But third time lucky for Ahsanur it wasn’t to be. Time and time again during his six-month stint at the new firm, his boss would hold up salary payments, offering instead to lend him $100 to $200 to tide him before the promised disbursement of wages.

By April 2011, Ahsanur had notched a tally of some $4,848 in unpaid wages, and finally run out of patience. He took his case to the Manpower Ministry. However, his boss disputed this, and produced papers – which Ahsanur says are forgeries – that show the shortfall to be just $1,300.

Eleven months on — it is now March 2012 — his case is still in the twilight zone. Another article will narrate the details, but the brief facts are that he made a police report about the alleged forgeries of his signature  though there is no sign of the investigation making any progress.

Nonetheless,  he isn’t entirely downcast. In place of his shattered dreams, he has crafted new ones. In fact, it is those new dreams that are making him frustrated now. He wants to go back to pursue them but cannot because his case is languishing here.

“My family now have tiger prawn business in Bangladesh,” Ahsanur said excitedly, “and I want to go back to help.”  He also beamed about his 17-year-old wife who will soon graduate from higher secondary school.

But wife was soon set aside as his attention switched quickly back to prawns. “You know, prawn business is now number two in Bangladesh foreign exchange,” he tells Transient Workers Count Too. “Sewing and exporting clothes is number one.”

Shown this satellite image of the area just south of Satkhira, Ahsanur wondered excitedly: “Is this one my pond?”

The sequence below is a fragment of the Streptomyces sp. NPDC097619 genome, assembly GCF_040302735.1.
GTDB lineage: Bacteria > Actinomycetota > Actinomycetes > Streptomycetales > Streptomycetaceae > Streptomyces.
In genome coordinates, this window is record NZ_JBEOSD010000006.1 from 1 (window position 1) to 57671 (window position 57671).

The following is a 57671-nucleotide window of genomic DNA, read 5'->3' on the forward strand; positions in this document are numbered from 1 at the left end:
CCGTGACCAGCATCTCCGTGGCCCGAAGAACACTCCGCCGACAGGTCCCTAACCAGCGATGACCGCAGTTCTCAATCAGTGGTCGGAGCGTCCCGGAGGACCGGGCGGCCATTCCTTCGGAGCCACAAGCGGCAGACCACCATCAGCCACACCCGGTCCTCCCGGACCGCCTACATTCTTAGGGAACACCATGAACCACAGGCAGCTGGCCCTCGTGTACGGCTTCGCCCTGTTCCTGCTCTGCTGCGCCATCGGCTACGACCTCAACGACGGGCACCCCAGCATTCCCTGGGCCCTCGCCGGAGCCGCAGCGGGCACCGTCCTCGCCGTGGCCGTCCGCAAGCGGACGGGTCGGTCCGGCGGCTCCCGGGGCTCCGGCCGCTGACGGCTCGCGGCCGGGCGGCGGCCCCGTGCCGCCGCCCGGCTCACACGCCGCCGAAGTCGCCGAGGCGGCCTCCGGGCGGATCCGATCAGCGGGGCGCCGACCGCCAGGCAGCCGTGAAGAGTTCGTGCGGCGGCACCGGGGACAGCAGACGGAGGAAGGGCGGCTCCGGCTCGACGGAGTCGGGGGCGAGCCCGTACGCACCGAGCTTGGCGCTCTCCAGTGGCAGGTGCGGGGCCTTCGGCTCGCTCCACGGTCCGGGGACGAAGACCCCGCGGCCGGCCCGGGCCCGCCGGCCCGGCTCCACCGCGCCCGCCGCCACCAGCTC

The family, with some money that he had sent back earlier, has bought five acres of land, though it may be more accurate to call it five acres of water, for it is mostly one large pond into which they release tens of thousands of prawn fry monthly.  His brothers have been building wooden walkways over it from where boxes with holes can be lowered periodically into the water. The holes are large enough so that young shrimp can swim free but fully-grown ones cannot. By raising the boxes, they can harvest about six to seven kilograms of highly-valued tiger prawns a day.

Asked how much that would fetch the family in terms of income, Ahsanur hesitates. “Ah, it is secret,” he  finally says with a wink.

Articulate, animated, and now armed with hard-won street smarts, Ahsanur belies the many stereotypes cast upon low-skilled foreign workers that ply their unsung trades in this glitzy city-state:  He has brains, he has plans, and he knows about the economic opportunities presented by exporting to the wider world. For all that he has suffered, he still says: “I like Singapore. Everything, the people I also like. But some bosses are no good.”

Not just the bosses, though. There is also the bureaucratic system that keeps him here while his claims are (not) processed. And that’s the key issue for him now: when will he be allowed to go back to pursue his dream?

 

UPDATE: Ahsanur wins his case and gets every cent he is owed. See The scenic route to solving salary disputes.